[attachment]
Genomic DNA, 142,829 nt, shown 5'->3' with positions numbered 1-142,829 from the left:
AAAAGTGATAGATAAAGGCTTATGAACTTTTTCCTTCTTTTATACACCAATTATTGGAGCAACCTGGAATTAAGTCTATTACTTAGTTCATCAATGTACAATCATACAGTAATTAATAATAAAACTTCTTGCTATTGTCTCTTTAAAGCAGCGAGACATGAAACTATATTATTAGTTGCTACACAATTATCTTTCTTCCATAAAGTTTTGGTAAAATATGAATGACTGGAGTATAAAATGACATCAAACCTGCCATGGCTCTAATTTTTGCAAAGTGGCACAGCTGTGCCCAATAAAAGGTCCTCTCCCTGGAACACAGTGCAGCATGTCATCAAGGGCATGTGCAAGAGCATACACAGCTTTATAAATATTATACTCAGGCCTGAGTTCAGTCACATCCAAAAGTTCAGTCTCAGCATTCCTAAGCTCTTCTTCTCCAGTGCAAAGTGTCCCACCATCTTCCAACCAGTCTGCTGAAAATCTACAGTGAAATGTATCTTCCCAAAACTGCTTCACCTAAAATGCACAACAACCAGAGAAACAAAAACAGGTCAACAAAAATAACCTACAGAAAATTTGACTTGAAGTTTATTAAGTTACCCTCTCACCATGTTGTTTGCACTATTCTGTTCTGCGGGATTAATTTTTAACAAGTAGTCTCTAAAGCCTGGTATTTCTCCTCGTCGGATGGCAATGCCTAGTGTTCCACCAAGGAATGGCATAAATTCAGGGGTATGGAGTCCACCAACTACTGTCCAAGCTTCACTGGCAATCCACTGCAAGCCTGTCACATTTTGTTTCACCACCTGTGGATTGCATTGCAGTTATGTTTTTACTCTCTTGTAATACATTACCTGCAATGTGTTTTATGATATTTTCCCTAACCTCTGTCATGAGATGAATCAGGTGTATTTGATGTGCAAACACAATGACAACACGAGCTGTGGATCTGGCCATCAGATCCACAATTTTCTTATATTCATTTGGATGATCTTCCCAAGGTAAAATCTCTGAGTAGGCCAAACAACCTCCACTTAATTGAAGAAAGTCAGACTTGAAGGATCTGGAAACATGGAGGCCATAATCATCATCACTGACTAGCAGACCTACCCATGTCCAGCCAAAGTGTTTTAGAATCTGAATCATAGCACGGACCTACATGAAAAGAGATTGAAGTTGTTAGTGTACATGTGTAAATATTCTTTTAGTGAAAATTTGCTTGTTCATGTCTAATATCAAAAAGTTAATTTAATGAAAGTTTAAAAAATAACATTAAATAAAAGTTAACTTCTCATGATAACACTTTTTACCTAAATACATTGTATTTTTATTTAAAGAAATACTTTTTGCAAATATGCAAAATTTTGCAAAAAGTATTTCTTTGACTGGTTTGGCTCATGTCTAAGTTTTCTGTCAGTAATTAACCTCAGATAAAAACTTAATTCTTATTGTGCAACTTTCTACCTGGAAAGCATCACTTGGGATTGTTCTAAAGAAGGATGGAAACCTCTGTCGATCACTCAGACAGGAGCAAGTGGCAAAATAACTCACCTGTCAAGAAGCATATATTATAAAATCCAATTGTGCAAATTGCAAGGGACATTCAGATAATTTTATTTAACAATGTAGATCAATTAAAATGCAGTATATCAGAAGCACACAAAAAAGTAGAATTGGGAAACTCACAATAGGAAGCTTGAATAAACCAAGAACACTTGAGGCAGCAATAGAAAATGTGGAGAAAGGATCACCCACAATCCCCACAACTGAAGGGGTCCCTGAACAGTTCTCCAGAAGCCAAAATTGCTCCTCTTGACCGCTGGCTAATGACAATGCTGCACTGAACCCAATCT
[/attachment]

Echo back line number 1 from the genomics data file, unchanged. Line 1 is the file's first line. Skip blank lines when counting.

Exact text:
Genomic DNA, 142,829 nt, shown 5'->3' with positions numbered 1-142,829 from the left: